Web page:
Sunday, September 3, 2017
Review: "Moonlight" Shines as Groundbreaking American Cinema
Running time: 151 minutes
MPAA – R for some sexuality, drug use, brief violence, and language throughout
DIRECTOR: Barry Jenkins
WRITERS: Barry Jenkins; from a story by Tarell Alvin McCraney
PRODUCERS: Dede Gardner, Jeremy Kleiner, and Adele Romanski
CINEMATOGRAPHER: James Laxton
EDITORS: Joi McMillon and Nat Sanders
COMPOSER: Nicholas Britell
Academy Award winner including “Best Picture”
Starring: Alex Hibbert, Ashton Sanders, Trevante Rhodes, Mahershala Ali, Naomie Harris, Jaden Piner, Jharrel Jerome, Andre Holland, and Janelle Monae
Moonlight is a 2016 coming-of-age drama from director Barry Jenkins. This won the “Best Picture of the Year” Oscar at the 89th Academy Awards (February 2017). It was the first film with an all-Black/African-American cast and also the first LGBT film to win the best picture Oscar. Moonlight looks at the difficulties of identity and sexuality faced by the main character, an African-American male, by examining three stages of his life: childhood, adolescence, and burgeoning adulthood.
His name is Chiron (Alex Hibbert), but some call him by the nicknames, “Little” and “Black.” In Liberty City, Miami, Juan (Mahershala Ali), a drug dealer originally form Cuba, finds Little in an abandoned crack house, hiding from a pack of bullies. Juan and his girlfriend, Teresa (Janelle Monae), befriend Little, and Juan becomes a mentor, of sorts. However, Little finds himself dealing with the word, “faggot,” and with the fact that his mother, Paula (Naomie Harris), is a customer of Juan's.
Later, teen Chiron (Ashton Sanders) is a high school student. His mother's addiction is worse, and a bully named Terrel is constantly harassing him. Chiron befriends another teenager, Kevin (Jharrel Jerome), who likes to call Chiron by the nickname “Black,” but their friendship will be complicated by high school politics.
Later, adult Chiron (Trevante Rhodes) deals drugs in Atlanta. He tries to reconcile with his mother. Also, after receiving a phone call from him, Chiron travels to Miami to reunite with an adult Kevin (André Holland) to explore what could have been.
In the moonlight, black Black boys look blue (or purple, as some people say). I think what immediately makes Moonlight stand out is what a beautiful Black boy Alex Hibbert, who plays young Chiron, is. His subtle and fiercely quiet performance gives life-blood to the early chapters of Moonlight. Just his demeanor humanizes all young Black boys, putting them in a positive light, similar to the way other films make young White boys cute and precocious. In this film, gay is a journey to discovery, and while that journey is difficult, it does not yield tragedy (as in Brokeback Mountain). So Hibbert is the first leg of the relay race that carries Moonlight to Oscar gold.
When Mahershala Ali won the best supporting actor Oscar for his performance as Juan, he became the first Muslim to win an Oscar. Although the role is small, Juan is a giant, and Ali establishes him with richness and grace. In a way, Ali is the pillar that supports this film, and he turns Juan into the rocket that launches the story of the stages in the life of Chiron.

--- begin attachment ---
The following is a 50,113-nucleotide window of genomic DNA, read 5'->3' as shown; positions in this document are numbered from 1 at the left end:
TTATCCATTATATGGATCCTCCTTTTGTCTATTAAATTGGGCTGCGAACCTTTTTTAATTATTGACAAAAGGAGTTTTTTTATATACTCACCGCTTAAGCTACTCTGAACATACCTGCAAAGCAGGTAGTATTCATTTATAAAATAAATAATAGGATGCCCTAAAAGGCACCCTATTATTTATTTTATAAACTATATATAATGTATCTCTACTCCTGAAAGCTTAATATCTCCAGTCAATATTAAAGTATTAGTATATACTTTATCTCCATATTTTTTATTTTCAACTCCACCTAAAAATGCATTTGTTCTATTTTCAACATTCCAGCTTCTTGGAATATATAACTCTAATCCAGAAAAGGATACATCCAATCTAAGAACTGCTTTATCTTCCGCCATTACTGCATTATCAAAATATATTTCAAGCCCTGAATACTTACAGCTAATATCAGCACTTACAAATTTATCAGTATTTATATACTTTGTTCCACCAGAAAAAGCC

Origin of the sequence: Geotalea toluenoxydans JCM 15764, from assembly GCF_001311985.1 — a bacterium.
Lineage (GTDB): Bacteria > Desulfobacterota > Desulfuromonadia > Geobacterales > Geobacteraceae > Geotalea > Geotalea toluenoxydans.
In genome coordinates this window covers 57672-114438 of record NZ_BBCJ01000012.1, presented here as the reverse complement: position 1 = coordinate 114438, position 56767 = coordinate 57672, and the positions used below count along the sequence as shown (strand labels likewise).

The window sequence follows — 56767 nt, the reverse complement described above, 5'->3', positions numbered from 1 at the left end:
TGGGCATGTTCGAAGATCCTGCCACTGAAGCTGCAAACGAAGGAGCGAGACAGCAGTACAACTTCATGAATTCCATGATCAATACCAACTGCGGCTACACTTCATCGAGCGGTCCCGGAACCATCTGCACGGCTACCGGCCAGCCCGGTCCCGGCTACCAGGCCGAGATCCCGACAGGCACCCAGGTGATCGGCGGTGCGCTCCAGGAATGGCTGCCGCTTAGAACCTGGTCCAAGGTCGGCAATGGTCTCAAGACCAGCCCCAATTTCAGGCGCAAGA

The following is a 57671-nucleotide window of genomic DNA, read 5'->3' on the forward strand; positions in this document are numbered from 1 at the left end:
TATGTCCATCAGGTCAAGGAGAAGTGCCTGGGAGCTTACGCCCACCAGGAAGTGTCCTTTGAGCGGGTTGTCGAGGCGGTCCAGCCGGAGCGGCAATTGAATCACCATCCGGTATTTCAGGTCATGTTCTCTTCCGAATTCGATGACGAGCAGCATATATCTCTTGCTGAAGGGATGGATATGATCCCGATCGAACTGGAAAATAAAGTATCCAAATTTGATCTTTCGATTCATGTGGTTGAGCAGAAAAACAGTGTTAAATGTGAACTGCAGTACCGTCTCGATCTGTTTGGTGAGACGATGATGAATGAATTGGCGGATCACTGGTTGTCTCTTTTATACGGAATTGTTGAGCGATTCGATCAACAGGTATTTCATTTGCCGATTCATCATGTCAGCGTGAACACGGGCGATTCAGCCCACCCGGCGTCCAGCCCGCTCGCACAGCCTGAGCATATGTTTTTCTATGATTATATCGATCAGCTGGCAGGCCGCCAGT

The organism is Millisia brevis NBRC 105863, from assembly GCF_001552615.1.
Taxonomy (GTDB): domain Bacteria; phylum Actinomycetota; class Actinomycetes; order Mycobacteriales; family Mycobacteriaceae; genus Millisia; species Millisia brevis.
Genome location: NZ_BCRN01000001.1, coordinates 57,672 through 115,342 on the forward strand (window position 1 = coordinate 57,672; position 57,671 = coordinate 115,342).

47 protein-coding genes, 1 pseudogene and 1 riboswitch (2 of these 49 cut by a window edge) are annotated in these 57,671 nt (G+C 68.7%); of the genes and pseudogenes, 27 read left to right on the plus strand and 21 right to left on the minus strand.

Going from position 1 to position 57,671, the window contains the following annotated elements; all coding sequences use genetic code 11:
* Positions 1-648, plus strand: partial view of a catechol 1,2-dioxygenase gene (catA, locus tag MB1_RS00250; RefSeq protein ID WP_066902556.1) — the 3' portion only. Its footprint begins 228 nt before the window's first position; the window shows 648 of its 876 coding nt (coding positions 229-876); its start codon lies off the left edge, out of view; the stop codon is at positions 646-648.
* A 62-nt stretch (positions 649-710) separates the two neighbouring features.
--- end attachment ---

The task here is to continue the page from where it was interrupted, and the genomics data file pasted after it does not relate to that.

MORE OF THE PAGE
Naomie Harris is electric as Paula, in a role that some African-American actresses are reluctant to play. A Black female crack addict as a fictional character is just as likely to be a melodramatic trope as it is likely to be multi-layered character. The crack-head can be a treacherous role, but Harris picks her spots; in each scene in which Paula appears, Harris gives her another layer. Thus, she creates a character that can engage us, rather than a caricature that annoys the audience.
In fact, all of the performances here are good and the actors have excellent characters, via the story and screenplay, with which to work. Tarell Alvin McCraney's story is rich source material, and Barry Jenkins turns it into a screenplay for the ages, simply because it is like nothing else before it. Moonlight is achingly and beautifully human. Here, the Black person – straight, gay, addict, bully, etc. – is a life, a precious life – a life that matters. The focus is not on tragedy but on love, connectivity, and reconciliation. This makes Moonlight the best American LGBT or gay-theme film to date.
10 of 10
Tuesday, August 15, 2017
2017 Academy Awards, USA: 3 wins: “Best Motion Picture of the Year” (Dede Gardner, Jeremy Kleiner, and Adele Romanski – Dede Gardner became the first woman to win Best Picture twice.), “Best Performance by an Actor in a Supporting Role” (Mahershala Ali), and “Best Adapted Screenplay” (Barry Jenkins-screenplay and Tarell Alvin McCraney-story); 5 nominations: “Best Performance by an Actress in a Supporting Role” (Naomie Harris), “Best Achievement in Directing” (Barry Jenkins), “Best Achievement in Cinematography” (James Laxton), “Best Achievement in Film Editing” (Joi McMillon and Nat Sanders – Joi McMillon became the first African American female to be nominated for Best Film Editing.), and “Best Achievement in Music Written for Motion Pictures (Original Score)” (Nicholas Britell)
2017 Golden Globes, USA 2017: 1 win: “Best Motion Picture – Drama;” 5 nominations: “Best Performance by an Actor in a Supporting Role in a Motion Picture” (Mahershala Ali), “Best Performance by an Actress in a Supporting Role in a Motion Picture” (Naomie Harris), “Best Director - Motion Picture” (Barry Jenkins), “Best Screenplay - Motion Picture” (Barry Jenkins), and “Best Original Score - Motion Picture: (Nicholas Britell)
2017 BAFTA Awards: 4 nominations: “Best Film” (Dede Gardner, Jeremy Kleiner, and Adele Romanski), “Best Supporting Actor” (Mahershala Ali), “Best Supporting Actress” (Naomie Harris), and “Best Screenplay (Original)” (Barry Jenkins)
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